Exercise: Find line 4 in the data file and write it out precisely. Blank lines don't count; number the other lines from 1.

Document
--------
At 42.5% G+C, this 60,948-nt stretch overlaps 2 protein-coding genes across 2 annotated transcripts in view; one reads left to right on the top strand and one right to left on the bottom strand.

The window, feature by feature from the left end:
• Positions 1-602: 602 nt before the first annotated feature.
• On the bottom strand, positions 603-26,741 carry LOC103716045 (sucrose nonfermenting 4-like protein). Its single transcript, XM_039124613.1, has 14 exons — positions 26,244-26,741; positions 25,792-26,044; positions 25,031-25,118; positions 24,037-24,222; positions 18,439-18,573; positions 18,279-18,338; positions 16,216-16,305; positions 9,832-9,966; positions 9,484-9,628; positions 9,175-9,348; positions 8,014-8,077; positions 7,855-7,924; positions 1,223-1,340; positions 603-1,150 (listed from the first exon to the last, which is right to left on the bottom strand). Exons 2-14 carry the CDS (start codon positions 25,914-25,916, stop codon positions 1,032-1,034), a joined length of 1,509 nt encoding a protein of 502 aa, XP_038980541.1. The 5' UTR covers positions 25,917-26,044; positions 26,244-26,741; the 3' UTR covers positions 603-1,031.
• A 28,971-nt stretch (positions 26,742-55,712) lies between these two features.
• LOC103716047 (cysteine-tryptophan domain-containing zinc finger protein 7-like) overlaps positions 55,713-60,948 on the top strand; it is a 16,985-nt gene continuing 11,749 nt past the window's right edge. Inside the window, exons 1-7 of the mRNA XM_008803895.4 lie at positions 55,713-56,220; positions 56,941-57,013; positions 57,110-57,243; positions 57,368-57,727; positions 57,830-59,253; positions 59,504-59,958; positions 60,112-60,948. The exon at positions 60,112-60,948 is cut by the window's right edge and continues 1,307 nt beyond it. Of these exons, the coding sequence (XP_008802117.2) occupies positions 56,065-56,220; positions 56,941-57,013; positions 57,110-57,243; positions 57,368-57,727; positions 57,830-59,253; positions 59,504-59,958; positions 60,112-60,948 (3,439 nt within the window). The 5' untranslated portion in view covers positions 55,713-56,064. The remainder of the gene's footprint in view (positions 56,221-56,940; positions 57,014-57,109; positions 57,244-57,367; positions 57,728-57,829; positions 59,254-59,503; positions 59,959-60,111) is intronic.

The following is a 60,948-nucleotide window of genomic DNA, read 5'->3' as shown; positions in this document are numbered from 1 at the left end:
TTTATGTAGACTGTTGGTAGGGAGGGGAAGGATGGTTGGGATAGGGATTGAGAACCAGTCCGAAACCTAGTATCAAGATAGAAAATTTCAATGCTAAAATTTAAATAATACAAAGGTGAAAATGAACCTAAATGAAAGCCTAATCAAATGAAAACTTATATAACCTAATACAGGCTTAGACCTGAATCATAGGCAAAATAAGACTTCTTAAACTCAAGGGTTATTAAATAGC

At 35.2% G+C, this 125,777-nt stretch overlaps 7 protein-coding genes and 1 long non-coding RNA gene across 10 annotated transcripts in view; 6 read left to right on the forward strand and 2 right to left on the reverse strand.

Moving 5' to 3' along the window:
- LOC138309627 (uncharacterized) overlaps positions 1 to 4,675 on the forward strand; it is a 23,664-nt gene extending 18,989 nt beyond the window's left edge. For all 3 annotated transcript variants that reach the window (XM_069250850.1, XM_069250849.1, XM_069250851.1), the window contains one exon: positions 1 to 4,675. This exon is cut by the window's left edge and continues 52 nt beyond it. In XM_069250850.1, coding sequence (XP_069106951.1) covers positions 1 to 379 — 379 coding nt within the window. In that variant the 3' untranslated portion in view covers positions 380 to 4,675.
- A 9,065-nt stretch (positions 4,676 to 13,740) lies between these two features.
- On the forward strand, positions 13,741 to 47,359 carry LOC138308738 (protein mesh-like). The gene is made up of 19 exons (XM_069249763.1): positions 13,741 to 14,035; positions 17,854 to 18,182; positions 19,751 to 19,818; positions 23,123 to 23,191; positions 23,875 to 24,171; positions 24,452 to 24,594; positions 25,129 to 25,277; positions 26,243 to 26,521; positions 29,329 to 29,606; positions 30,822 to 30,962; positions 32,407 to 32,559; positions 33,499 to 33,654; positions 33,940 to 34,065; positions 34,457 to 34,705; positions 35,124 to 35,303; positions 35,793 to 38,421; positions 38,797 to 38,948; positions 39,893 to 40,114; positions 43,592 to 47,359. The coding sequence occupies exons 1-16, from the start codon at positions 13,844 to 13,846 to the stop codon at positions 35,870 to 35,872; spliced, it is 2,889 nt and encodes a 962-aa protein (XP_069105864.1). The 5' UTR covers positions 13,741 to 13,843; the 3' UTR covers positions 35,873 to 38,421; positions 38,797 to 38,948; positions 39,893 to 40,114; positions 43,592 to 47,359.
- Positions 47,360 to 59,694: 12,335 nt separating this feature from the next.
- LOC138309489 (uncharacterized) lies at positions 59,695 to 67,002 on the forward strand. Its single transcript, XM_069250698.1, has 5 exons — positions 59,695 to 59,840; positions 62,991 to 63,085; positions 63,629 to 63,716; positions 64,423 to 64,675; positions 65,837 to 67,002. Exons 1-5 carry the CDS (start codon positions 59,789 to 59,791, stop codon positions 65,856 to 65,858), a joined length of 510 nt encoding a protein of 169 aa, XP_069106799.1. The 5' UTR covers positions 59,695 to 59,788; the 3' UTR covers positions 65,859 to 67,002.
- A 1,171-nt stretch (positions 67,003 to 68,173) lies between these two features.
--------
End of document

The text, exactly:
• On the bottom strand, positions 603-26,741 carry LOC103716045 (sucrose nonfermenting 4-like protein). Its single transcript, XM_039124613.1, has 14 exons — positions 26,244-26,741; positions 25,792-26,044; positions 25,031-25,118; positions 24,037-24,222; positions 18,439-18,573; positions 18,279-18,338; positions 16,216-16,305; positions 9,832-9,966; positions 9,484-9,628; positions 9,175-9,348; positions 8,014-8,077; positions 7,855-7,924; positions 1,223-1,340; positions 603-1,150 (listed from the first exon to the last, which is right to left on the bottom strand). Exons 2-14 carry the CDS (start codon positions 25,914-25,916, stop codon positions 1,032-1,034), a joined length of 1,509 nt encoding a protein of 502 aa, XP_038980541.1. The 5' UTR covers positions 25,917-26,044; positions 26,244-26,741; the 3' UTR covers positions 603-1,031.